Of all the components that I am pleased with, the PSU of all things is at or near the top. Not only is it fully modular, but it is the first digital power supply offered to the public. It also comes with Corsair Link, giving you the ability to monitor/control different aspects of the PSU in real time. It comes with every cable that you could conceivably want or need, all of which are of very high quality and fully braided. Even the wires inside the braid are all black, meaning that you can't see all the different colors through the braiding. Whenever the PSU is under 25 or 30 percent load, the fan doesn't run at all! If you are like me, I leave my computer running nearly all the time. This feature means I don't have to listen to a noisy fan running unless my computer is actually doing something. The PSU also comes with an 80 Plus Platinum rating, meaning that it is in the field of the most efficient power supplies being offered in today's market. It comes with a 7 year warranty as well, which may as well be a lifetime warranty. Nearly NO ONE keeps a computer for more than 7 years. A 7 year old computer is a dinosaur and needs to be put out back and shot. LOL

Back to being serious though...... You will be very happy with this PSU. I would give it an A+ in pretty much every category. Features, Quality, Appearance, Functionality, and Warranty. It's hard to go wrong with this PSU. And if you think you may need more than 860 watts of power (with your current proposed setup you do not, but just in case you want room to expand), Corsair does offer a 1200 watt or 1500 watt version, but at a significant price hike.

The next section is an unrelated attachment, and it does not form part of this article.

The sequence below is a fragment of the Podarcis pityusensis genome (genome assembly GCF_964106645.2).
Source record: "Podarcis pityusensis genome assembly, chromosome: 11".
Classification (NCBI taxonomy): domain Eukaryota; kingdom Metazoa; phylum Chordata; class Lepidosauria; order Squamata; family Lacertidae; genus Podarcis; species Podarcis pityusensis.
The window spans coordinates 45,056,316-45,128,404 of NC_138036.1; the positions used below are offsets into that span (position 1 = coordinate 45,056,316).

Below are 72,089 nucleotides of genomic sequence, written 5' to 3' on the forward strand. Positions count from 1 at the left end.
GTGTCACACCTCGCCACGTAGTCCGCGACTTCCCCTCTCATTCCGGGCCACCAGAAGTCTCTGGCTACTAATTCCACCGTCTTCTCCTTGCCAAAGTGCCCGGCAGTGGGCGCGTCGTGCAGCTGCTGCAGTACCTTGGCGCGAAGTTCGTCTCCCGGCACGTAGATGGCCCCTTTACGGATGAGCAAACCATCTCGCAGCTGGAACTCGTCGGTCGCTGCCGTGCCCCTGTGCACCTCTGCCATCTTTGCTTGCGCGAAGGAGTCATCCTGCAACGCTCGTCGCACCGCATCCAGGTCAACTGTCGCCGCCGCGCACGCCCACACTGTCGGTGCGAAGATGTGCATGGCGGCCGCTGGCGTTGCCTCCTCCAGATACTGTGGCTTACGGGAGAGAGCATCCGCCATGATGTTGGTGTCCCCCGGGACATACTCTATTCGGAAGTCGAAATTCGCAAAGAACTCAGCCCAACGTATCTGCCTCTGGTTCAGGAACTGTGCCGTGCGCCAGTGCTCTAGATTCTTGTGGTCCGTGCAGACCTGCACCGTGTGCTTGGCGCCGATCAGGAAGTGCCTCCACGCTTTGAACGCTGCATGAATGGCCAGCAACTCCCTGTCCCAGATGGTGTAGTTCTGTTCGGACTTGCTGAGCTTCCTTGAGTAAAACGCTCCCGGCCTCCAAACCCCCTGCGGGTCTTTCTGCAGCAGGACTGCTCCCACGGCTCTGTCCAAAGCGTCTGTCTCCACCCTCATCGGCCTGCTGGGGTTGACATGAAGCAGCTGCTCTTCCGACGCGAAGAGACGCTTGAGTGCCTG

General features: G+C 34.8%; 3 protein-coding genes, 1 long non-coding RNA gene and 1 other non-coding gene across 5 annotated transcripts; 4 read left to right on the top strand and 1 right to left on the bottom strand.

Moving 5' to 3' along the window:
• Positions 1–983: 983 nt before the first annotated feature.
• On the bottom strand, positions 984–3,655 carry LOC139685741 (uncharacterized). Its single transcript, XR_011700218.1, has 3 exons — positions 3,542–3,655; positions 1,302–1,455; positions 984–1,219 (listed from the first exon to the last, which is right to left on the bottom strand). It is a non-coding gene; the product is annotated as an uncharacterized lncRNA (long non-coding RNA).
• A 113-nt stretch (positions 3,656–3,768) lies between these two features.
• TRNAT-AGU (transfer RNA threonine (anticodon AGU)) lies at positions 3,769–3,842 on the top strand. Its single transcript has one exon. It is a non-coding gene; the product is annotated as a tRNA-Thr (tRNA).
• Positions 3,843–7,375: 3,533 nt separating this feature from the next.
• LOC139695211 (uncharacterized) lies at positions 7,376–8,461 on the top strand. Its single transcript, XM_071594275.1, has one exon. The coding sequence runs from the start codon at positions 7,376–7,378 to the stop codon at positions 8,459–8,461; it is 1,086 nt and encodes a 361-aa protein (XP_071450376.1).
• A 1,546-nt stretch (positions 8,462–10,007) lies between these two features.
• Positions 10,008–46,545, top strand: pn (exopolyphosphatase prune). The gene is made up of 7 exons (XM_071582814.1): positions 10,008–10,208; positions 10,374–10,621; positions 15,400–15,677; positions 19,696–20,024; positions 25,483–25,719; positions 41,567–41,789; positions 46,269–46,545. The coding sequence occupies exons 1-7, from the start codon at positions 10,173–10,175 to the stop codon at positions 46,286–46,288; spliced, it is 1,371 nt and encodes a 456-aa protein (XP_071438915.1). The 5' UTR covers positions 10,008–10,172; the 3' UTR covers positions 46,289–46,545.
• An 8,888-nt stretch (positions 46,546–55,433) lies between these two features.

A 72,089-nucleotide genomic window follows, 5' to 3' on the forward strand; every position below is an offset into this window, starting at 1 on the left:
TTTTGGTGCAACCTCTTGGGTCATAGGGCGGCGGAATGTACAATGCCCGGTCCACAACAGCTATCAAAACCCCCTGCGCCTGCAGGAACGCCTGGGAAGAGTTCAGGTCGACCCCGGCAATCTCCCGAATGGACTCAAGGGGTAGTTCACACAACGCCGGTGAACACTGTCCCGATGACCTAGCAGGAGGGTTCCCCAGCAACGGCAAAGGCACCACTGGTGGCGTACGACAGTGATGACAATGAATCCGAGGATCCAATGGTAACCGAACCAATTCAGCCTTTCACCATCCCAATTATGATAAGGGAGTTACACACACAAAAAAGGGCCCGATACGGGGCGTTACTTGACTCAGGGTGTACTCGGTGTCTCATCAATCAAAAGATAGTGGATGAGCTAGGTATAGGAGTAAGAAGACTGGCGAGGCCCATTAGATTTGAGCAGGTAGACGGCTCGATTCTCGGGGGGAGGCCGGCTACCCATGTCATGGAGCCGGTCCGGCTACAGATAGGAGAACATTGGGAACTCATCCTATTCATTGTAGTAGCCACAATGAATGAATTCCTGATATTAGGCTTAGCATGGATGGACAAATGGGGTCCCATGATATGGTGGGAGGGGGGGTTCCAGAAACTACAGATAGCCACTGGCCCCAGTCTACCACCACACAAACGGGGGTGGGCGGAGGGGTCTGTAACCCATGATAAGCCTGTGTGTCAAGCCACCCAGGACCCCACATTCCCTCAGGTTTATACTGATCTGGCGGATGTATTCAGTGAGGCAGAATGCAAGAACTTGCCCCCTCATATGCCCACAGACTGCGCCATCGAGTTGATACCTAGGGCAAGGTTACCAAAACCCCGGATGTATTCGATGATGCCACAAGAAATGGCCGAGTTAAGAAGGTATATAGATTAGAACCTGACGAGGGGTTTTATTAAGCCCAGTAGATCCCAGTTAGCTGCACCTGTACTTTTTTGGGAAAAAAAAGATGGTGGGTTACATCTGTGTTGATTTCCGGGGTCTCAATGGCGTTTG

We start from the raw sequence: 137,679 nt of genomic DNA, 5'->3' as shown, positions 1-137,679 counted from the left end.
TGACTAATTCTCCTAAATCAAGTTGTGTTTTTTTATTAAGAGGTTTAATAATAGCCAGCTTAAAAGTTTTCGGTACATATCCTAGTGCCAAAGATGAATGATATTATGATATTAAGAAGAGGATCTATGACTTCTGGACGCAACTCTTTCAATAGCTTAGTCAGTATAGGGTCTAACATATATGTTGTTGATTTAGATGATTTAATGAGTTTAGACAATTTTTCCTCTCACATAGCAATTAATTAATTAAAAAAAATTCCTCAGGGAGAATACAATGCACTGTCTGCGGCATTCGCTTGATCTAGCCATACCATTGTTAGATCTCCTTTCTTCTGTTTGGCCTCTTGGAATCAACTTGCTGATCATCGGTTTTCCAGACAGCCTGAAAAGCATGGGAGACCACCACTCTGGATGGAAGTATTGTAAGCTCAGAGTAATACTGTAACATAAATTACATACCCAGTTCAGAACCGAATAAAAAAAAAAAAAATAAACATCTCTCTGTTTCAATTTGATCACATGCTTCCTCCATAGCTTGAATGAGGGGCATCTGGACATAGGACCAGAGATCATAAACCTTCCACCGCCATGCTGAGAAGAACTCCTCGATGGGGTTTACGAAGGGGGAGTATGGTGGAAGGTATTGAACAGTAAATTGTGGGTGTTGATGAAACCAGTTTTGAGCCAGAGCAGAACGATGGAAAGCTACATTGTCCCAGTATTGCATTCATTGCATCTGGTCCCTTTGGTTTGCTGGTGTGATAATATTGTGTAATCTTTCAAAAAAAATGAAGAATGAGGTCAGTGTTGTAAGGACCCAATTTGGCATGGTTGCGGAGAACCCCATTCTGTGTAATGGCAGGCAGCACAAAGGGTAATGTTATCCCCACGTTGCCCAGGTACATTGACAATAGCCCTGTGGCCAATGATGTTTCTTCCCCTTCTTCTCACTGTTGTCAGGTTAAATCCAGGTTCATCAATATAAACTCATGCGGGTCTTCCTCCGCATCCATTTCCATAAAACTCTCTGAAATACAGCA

Good luck on your project!


Is it really worth $200 just for this PSU? And I do plan to overclock so would this be more than enough like you said? Also is it Haswell compatible?
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March 6, 2014 7:03:09 PM

SR-71 Blackbird said:
PCPartPicker part list / Price breakdown by merchant / Benchmarks

Power Supply: XFX XTR 650W 80+ Gold Certified Fully-Modular ATX Power Supply ($109.99 @ NCIX US)
Total: $109.99
(Prices include shipping, taxes, and discounts when available.)
(Generated by PCPartPicker 2014-03-06 18:03 EST-0500)


or


PCPartPicker part list / Price breakdown by merchant / Benchmarks

Power Supply: EVGA SuperNOVA 650W 80+ Gold Certified Fully-Modular ATX Power Supply ($74.99 @ NCIX US)
Total: $74.99
(Prices include shipping, taxes, and discounts when available.)
(Generated by PCPartPicker 2014-03-06 18:04 EST-0500)


I like the ones you suggested because they are a bit cheaper. But is 650w enough for an overclocked computer like mines?
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a c 391 K Overclocking
a c 2287 ) Power supply
March 6, 2014 7:12:58 PM

Here's a sweet 750w. Overclocking ready.

Will run any single card on the market.


Gold CERTIFIED \ FULL Modular.


Great for future upgrades , no need to pay $200.00.


Haswell CERTIFIED.